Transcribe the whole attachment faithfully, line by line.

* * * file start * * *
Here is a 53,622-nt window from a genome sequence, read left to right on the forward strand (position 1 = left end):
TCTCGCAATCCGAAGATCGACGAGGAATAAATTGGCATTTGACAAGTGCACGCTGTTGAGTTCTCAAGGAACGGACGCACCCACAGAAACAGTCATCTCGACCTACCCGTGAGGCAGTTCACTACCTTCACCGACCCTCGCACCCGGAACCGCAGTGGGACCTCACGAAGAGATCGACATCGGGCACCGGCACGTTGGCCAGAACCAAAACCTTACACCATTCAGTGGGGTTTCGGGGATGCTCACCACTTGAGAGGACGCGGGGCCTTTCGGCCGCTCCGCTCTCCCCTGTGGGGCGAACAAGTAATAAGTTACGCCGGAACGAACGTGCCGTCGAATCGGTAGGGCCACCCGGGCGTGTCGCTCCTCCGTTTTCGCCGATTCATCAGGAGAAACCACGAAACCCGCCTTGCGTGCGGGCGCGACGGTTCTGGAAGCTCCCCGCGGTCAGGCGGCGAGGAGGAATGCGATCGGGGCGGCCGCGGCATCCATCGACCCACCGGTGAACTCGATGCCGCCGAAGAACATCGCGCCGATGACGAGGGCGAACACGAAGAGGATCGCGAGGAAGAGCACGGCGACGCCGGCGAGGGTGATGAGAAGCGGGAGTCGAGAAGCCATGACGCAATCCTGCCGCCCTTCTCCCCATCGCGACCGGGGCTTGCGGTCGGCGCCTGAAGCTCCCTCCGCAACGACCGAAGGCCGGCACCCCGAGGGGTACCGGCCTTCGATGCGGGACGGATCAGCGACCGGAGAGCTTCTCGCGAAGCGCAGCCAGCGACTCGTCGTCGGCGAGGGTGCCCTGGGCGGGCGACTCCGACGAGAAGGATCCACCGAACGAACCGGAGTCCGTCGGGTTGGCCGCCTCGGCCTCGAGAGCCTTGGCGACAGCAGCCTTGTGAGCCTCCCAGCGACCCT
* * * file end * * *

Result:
Here is a 53,622-nt window from a genome sequence, read left to right on the forward strand (position 1 = left end):
TCTCGCAATCCGAAGATCGACGAGGAATAAATTGGCATTTGACAAGTGCACGCTGTTGAGTTCTCAAGGAACGGACGCACCCACAGAAACAGTCATCTCGACCTACCCGTGAGGCAGTTCACTACCTTCACCGACCCTCGCACCCGGAACCGCAGTGGGACCTCACGAAGAGATCGACATCGGGCACCGGCACGTTGGCCAGAACCAAAACCTTACACCATTCAGTGGGGTTTCGGGGATGCTCACCACTTGAGAGGACGCGGGGCCTTTCGGCCGCTCCGCTCTCCCCTGTGGGGCGAACAAGTAATAAGTTACGCCGGAACGAACGTGCCGTCGAATCGGTAGGGCCACCCGGGCGTGTCGCTCCTCCGTTTTCGCCGATTCATCAGGAGAAACCACGAAACCCGCCTTGCGTGCGGGCGCGACGGTTCTGGAAGCTCCCCGCGGTCAGGCGGCGAGGAGGAATGCGATCGGGGCGGCCGCGGCATCCATCGACCCACCGGTGAACTCGATGCCGCCGAAGAACATCGCGCCGATGACGAGGGCGAACACGAAGAGGATCGCGAGGAAGAGCACGGCGACGCCGGCGAGGGTGATGAGAAGCGGGAGTCGAGAAGCCATGACGCAATCCTGCCGCCCTTCTCCCCATCGCGACCGGGGCTTGCGGTCGGCGCCTGAAGCTCCCTCCGCAACGACCGAAGGCCGGCACCCCGAGGGGTACCGGCCTTCGATGCGGGACGGATCAGCGACCGGAGAGCTTCTCGCGAAGCGCAGCCAGCGACTCGTCGTCGGCGAGGGTGCCCTGGGCGGGCGACTCCGACGAGAAGGATCCACCGAACGAACCGGAGTCCGTCGGGTTGGCCGCCTCGGCCTCGAGAGCCTTGGCGACAGCAGCCTTGTGAGCCTCCCAGCGACCCT